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Meaning of massage 3 Phases of Massage Vital signs Effects of massage (Physiological/Psychological) Indications/Contraindications for massage Body landmarks Wellness Massage vs. Therapeutic Massage Proper hand-washing Body movements Code of Ethics PD 856, Section XIII Administrative Order 2010-0034 General information Others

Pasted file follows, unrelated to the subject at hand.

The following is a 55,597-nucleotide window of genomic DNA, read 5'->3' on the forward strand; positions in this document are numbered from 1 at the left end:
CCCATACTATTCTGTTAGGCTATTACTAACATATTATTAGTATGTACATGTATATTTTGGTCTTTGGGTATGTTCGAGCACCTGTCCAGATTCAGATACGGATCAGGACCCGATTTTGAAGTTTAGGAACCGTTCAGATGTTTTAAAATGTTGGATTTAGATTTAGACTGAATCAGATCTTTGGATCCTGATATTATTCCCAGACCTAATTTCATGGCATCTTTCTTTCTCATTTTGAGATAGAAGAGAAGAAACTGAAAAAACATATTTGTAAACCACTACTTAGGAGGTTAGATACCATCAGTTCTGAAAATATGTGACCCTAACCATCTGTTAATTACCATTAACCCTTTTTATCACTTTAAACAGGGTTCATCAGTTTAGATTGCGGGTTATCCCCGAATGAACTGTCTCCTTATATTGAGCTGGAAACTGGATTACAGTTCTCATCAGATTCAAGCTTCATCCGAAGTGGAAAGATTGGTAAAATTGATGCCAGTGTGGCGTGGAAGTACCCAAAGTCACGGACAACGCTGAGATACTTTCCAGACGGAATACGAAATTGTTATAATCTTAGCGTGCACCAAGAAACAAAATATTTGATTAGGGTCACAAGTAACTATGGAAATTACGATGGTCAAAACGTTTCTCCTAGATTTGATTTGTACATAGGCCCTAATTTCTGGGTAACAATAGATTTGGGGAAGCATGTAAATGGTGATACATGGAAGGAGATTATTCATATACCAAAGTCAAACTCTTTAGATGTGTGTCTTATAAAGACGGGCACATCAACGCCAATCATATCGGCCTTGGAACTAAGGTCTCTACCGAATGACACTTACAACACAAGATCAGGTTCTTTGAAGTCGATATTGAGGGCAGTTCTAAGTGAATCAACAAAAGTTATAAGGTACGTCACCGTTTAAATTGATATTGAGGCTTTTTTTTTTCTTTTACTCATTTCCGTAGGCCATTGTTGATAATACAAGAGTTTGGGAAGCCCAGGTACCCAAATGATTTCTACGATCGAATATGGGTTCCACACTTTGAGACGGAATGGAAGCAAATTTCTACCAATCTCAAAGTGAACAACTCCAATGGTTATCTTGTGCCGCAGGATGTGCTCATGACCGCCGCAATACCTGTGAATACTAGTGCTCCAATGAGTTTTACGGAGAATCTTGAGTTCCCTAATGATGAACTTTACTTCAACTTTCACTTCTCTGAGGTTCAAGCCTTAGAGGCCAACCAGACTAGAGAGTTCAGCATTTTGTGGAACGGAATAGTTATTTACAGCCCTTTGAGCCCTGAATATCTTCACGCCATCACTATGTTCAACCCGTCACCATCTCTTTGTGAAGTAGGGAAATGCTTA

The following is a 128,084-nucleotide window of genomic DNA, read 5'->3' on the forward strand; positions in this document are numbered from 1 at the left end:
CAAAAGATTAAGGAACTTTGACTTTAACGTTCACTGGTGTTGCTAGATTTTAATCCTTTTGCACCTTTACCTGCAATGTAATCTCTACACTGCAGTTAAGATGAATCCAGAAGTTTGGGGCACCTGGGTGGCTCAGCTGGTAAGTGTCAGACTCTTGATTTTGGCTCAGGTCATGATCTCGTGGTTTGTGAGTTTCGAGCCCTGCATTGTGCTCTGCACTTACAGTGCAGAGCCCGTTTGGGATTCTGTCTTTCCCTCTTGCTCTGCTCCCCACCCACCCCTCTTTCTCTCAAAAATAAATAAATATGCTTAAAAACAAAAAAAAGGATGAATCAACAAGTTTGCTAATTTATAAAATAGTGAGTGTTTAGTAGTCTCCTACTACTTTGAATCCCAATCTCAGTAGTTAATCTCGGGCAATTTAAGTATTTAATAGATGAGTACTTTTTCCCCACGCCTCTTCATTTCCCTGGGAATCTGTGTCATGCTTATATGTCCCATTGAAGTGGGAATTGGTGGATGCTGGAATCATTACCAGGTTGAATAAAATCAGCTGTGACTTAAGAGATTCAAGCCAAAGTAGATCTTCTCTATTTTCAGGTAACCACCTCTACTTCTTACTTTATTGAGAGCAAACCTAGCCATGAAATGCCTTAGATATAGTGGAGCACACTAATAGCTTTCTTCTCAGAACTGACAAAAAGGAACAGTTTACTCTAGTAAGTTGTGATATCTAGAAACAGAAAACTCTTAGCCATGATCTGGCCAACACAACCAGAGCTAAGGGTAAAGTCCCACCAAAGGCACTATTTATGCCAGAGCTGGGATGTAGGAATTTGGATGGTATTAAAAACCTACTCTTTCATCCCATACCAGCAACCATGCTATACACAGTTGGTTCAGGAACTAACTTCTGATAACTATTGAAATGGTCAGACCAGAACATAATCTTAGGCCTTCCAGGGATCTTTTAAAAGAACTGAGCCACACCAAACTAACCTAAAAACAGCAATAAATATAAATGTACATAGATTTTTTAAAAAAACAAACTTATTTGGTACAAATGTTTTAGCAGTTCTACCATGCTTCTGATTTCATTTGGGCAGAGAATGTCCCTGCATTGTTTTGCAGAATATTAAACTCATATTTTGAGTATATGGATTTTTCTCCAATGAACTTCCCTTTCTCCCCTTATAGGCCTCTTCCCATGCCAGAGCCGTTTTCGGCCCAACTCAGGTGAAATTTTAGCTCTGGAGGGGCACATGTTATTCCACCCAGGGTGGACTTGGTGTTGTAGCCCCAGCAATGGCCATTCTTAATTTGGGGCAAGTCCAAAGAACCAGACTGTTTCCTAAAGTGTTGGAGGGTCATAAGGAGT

End of massage. Once the examiner says, “Time is up” or “Finish the massage” that means the therapist will now proceed with the Post-Massage phase. He/she then should make sure that the client is properly and completely draped. Next, he/she will lightly tap the shoulder of the client and tell the latter that the massage session is done and he/she has to take a moment of rest. After a few seconds, the therapist comes back and advises the client that the rest period is over. Side lying position. At this juncture, the therapist shall position himself/herself with his/her back facing the examiner so that the client shall have all the privacy he/she needs when getting up. Ask the client to assume a recovery or side-lying position and then assist the latter to get up from the massage table. Once seated, put on the client’s robe, then the therapist shall venture on the on the other side of the massage table and put the client’s slippers on. Then motion the client to sit on the chair. After care. Once the model is seated, the therapist shall proceed with the “after care” portion of the massage. The latter may discuss whatever he/she encountered during the session and cap it with wise, healthy advise on food, water intake and exercise, among others. Documentation. Take out the clipboard and put said observation and suggestions into writing on the CIF. Sending off the client. Ask the client for any more concern, if there is none, then offer to usher the client out of the massage room. Permission to remove the massage paraphernalia. At this point, seek permission from the examiner to clean up or remove massage paraphernalia taken inside the room. Thanking the examiner. Once done, with the massage equipment on the side, ask the examiner for any other additional concerns, if none, then politely ask to be excused. Before doing so, thank the examiner for the opportunity to be able to present your knowledge and skill on massage. Conclusion. The aforementioned discussion aims to showcase the three elements in passing the examinations: knowledge, skill and attitude. Finally, all HiMAS students are expected to go beyond the norm and deliver in their own natural manner a massage that is highly professional acceptable to both DOH and the wellness industry. All these can be achieved through rigorous study and persistent, unwavering practice. bbe